Light vs. Depth
> From: huntley at ix_netcom.com (Wright Huntley )
> Date: Sat, 21 Oct 1995 14:10:59 -0700
> Subject: AQUAMYTH #1 More Light for Deep Tanks -- NOT!
> This is one of a (proposed) series of posts aimed at exploding (or at
> least questioning) some of the mythology that is frequently repeated
> We aren't talking the Monterey aquarium here, but a tank 1m deep and a
> tank 0.5m deep will have virtually identical illumination at the
> substrate. Check it out with any light meter, keeping the
> lamp-to-water distance constant, changing only depth.
> A distributed source, like fluorescents, couples light into the water.
> with inside-the-tank propagation within what is called the critical
> angle. Light hitting the sides of the tank is totally reflected, for it
> is beyond the critical angle. It is absorbed or reflected by objects in
> the tank, but keeps going until it finds such objects, like a huge
> light pipe.
I checked this myself empirically. The rest of you can do this at home
too. Put your eye close to the front glass of your tank and look up at the
water surface. Move your head down until you can see the light from
above. That's where you hit the critical angle, and at depths below this
the light will start to escape through the tank front and back. For my
tanks, this happens at about 18" below the surface. So while I agree with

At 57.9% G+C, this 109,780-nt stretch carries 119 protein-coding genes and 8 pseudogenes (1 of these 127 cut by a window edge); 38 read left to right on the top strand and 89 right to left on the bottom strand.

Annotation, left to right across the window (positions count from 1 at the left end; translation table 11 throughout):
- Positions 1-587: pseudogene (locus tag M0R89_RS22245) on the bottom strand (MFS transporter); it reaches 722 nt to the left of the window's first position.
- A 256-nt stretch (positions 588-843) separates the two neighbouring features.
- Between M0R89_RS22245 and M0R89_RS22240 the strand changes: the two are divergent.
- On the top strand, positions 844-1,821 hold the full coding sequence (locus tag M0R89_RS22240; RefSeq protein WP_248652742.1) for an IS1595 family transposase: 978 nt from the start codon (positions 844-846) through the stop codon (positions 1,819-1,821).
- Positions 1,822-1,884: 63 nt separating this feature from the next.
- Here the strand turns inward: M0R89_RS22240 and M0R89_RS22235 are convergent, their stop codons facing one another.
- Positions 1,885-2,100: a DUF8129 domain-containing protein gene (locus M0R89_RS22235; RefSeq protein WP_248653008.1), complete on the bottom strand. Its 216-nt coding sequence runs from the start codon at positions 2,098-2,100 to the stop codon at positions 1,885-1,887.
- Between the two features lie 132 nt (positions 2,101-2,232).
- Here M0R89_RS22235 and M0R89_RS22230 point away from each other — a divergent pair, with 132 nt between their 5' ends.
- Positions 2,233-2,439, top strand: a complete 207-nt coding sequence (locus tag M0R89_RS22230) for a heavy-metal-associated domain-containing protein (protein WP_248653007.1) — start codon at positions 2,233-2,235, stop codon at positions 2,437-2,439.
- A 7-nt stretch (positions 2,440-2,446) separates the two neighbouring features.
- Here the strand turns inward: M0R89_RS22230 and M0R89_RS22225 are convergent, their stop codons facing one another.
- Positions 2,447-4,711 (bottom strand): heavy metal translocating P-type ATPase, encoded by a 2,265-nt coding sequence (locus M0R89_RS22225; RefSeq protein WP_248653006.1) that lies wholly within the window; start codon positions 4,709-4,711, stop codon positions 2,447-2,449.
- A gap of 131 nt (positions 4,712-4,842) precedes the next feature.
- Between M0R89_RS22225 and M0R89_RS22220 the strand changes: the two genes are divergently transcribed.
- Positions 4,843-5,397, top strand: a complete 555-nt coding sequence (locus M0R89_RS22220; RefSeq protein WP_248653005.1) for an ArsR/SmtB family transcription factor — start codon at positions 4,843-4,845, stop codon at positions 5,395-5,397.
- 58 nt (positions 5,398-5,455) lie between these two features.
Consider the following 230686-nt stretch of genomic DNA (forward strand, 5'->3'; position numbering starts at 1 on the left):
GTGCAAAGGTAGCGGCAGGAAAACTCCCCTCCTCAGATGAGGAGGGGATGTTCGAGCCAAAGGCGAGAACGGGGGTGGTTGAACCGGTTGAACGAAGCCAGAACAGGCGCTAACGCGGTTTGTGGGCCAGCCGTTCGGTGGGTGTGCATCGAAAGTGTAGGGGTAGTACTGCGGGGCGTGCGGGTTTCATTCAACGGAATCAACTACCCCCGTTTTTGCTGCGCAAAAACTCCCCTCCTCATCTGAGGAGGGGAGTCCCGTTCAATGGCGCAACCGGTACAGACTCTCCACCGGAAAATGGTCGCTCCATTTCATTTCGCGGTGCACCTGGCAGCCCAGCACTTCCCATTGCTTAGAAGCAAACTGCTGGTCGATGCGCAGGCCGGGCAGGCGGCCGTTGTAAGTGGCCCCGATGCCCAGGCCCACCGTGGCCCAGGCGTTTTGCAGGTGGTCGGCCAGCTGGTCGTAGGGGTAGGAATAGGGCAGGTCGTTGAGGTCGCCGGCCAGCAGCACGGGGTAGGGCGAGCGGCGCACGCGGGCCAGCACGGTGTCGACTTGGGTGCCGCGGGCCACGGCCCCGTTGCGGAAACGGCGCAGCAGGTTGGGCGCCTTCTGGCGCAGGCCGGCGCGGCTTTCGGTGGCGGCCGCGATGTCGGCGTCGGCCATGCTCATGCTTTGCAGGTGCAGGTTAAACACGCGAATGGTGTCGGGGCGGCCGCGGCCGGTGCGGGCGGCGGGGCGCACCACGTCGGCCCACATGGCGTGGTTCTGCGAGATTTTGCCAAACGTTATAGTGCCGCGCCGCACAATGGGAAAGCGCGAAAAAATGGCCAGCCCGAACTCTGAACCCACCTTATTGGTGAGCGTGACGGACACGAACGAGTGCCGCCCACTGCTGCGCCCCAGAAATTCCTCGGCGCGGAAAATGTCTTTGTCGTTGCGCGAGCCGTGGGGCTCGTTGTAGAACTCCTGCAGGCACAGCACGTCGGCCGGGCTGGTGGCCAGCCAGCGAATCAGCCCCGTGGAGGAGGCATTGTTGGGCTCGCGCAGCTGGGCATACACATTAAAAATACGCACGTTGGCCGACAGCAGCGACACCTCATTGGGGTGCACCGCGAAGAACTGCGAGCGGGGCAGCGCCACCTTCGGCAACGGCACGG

Wright's point for tanks of 18" or less depth, I would tend to disagree for
tanks of 20" or more (which is what the old timers are usually cautioning
Another point worth noting is that we don't have perfectly-reflecting
tank walls here! There's algae, crud, possible flat black paint,
etc, which are all helping to ABSORB much of that light instead of
reflecting it back into the tank. The deeper the tank, the taller the
walls, the more surface area potentially covered in crud to eat the light.
(This is certainly a good argument for keeping your tank walls shiny clean
A simpler way of looking at it is that you're trying to distribute all
the light (wattage) to all 5 walls of the tank (bottom + 4 sides). As
the tank gets taller, the total surface area increases and the same light
must be diluted over this increased area.
Unfortunately, I don't have a light meter, but I think George Booth does.
In fact, I recall a posting remotely (though not directly) concerned with
this effect... Perhaps he can be coerced into a simple little depth
> planted tank may use some more Watts (NOT lumens, by the way),
(yeah, but Watts doesn't refer to light output on the bulbs; it refers to
the consumption, right?)
Erik D. Olson amazingly, at home
eriko at wrq_com